Ban Ki-moon.jpg
United Nations Secretary General Ban Ki-moon, delivers his speech during a joint press conference with President Uhuru Kenyatta (not pictured) at the State House after the opening of the 14th Session of United Nations Conference on Trade and Development (UNCTAD 14) in Nairobi, Kenya, 17 July 2016.

UN Secretary General Ban Ki-moon on Monday called for faster action to end the AIDS epidemic by 2030, while the head of the UN's AIDS agency warned that a lack of funding was making that target difficult to reach.

More than half of the world’s 37 million HIV-positive people still have no access to life-saving medication, Ban warned at the start of a five-day AIDS conference in the South African city of Durban.

The conference brought together about 18,000 scientists, activists and officials from 180 countries.

“As a global community, we must move quickly and decisively towards achieving the targets that will help us finally bring this epidemic to an end,” Ban said.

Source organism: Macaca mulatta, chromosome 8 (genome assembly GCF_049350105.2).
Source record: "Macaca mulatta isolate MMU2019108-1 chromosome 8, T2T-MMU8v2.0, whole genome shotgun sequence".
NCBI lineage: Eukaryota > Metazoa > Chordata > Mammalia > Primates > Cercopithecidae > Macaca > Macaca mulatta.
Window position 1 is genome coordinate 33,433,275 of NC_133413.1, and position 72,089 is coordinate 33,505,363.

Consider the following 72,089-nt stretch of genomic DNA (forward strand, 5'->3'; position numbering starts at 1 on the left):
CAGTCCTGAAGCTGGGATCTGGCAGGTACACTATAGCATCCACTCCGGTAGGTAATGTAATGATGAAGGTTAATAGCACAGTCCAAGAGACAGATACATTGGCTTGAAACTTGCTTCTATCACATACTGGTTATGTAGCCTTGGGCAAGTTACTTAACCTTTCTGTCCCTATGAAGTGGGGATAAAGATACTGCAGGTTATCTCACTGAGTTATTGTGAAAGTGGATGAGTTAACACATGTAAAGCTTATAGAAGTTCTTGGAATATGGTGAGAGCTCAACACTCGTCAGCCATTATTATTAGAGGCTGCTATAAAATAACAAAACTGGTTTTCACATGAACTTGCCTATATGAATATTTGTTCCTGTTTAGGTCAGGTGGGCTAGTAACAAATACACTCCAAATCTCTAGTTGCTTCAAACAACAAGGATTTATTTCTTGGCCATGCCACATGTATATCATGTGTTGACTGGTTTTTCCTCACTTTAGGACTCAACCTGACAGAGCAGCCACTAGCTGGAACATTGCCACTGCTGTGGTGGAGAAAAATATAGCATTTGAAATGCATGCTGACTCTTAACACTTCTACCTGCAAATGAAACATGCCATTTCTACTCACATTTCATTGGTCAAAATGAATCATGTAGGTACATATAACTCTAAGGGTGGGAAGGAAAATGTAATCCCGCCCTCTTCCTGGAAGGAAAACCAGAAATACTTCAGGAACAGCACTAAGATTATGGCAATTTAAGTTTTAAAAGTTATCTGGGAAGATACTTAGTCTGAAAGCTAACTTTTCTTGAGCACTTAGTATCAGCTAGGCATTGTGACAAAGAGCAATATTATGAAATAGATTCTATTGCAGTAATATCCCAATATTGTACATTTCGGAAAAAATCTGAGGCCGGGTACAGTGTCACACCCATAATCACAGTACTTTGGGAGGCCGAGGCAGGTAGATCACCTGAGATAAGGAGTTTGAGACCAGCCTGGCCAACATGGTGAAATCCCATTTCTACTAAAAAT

"I'm scared," UNAIDS director Michel Sidibe told journalists, "because we are back again in difficult times. The world is facing many other competing priorities - terrorism, migration. I'm scared because I'm seeing for the first time the decline of contributions from donors."

"We will not be able to end AIDS by 2030," Sidibe said, referring to the target set by the UN. "The risk is we will have a rebound in the epidemic."

Britain’s exit from the European Union will make it more difficult for the world to combat AIDS, International AIDS Society President Chris Beyrer told dpa earlier.

The Brexit decision is a “worrisome development for HIV/AIDS response,” said Beyrer, who heads the world’s largest association of HIV professionals. “The British have been essential donors, along with us and the EU for continuing ... the global AIDS effort,” Beyrer said, stressing Britain’s role as a research base.

“A substantial proportion of AIDS research in the UK has been funded by EU research funding,” he added.

About 1.1 million people die from the consequences of HIV infection annually, mainly in Africa.

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